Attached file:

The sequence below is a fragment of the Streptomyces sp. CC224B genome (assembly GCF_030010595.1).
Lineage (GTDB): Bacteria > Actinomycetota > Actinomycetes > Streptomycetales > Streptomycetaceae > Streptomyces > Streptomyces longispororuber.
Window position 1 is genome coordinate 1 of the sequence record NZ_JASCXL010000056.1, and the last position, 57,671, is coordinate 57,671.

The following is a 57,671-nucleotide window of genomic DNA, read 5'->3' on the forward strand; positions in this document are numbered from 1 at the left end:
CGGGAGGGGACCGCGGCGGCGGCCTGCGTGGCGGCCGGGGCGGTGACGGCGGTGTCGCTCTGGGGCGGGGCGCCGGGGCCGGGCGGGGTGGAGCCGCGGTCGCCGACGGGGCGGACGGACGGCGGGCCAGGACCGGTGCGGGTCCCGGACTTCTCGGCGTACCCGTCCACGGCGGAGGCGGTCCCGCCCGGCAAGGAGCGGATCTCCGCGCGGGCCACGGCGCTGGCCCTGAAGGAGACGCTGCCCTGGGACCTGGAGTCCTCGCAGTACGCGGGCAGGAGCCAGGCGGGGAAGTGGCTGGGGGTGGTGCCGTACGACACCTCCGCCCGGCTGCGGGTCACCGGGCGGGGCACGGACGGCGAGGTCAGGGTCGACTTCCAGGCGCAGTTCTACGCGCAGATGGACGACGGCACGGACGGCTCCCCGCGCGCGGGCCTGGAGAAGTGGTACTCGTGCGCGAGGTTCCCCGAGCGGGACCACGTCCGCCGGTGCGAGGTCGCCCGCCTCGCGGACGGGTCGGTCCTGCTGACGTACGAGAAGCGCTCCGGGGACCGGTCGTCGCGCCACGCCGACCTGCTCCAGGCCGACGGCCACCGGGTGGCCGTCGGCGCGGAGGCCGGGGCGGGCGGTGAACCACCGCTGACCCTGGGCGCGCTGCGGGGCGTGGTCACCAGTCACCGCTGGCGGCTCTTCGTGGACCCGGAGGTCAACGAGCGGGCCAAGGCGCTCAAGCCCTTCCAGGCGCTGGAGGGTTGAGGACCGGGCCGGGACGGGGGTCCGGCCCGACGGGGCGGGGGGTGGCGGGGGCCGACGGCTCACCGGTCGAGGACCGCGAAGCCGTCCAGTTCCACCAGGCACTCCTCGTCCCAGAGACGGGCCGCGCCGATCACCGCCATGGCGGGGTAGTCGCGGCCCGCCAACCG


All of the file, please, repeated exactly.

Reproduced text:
The sequence below is a fragment of the Streptomyces sp. CC224B genome (assembly GCF_030010595.1).
Lineage (GTDB): Bacteria > Actinomycetota > Actinomycetes > Streptomycetales > Streptomycetaceae > Streptomyces > Streptomyces longispororuber.
Window position 1 is genome coordinate 1 of the sequence record NZ_JASCXL010000056.1, and the last position, 57,671, is coordinate 57,671.

The following is a 57,671-nucleotide window of genomic DNA, read 5'->3' on the forward strand; positions in this document are numbered from 1 at the left end:
CGGGAGGGGACCGCGGCGGCGGCCTGCGTGGCGGCCGGGGCGGTGACGGCGGTGTCGCTCTGGGGCGGGGCGCCGGGGCCGGGCGGGGTGGAGCCGCGGTCGCCGACGGGGCGGACGGACGGCGGGCCAGGACCGGTGCGGGTCCCGGACTTCTCGGCGTACCCGTCCACGGCGGAGGCGGTCCCGCCCGGCAAGGAGCGGATCTCCGCGCGGGCCACGGCGCTGGCCCTGAAGGAGACGCTGCCCTGGGACCTGGAGTCCTCGCAGTACGCGGGCAGGAGCCAGGCGGGGAAGTGGCTGGGGGTGGTGCCGTACGACACCTCCGCCCGGCTGCGGGTCACCGGGCGGGGCACGGACGGCGAGGTCAGGGTCGACTTCCAGGCGCAGTTCTACGCGCAGATGGACGACGGCACGGACGGCTCCCCGCGCGCGGGCCTGGAGAAGTGGTACTCGTGCGCGAGGTTCCCCGAGCGGGACCACGTCCGCCGGTGCGAGGTCGCCCGCCTCGCGGACGGGTCGGTCCTGCTGACGTACGAGAAGCGCTCCGGGGACCGGTCGTCGCGCCACGCCGACCTGCTCCAGGCCGACGGCCACCGGGTGGCCGTCGGCGCGGAGGCCGGGGCGGGCGGTGAACCACCGCTGACCCTGGGCGCGCTGCGGGGCGTGGTCACCAGTCACCGCTGGCGGCTCTTCGTGGACCCGGAGGTCAACGAGCGGGCCAAGGCGCTCAAGCCCTTCCAGGCGCTGGAGGGTTGAGGACCGGGCCGGGACGGGGGTCCGGCCCGACGGGGCGGGGGGTGGCGGGGGCCGACGGCTCACCGGTCGAGGACCGCGAAGCCGTCCAGTTCCACCAGGCACTCCTCGTCCCAGAGACGGGCCGCGCCGATCACCGCCATGGCGGGGTAGTCGCGGCCCGCCAACCG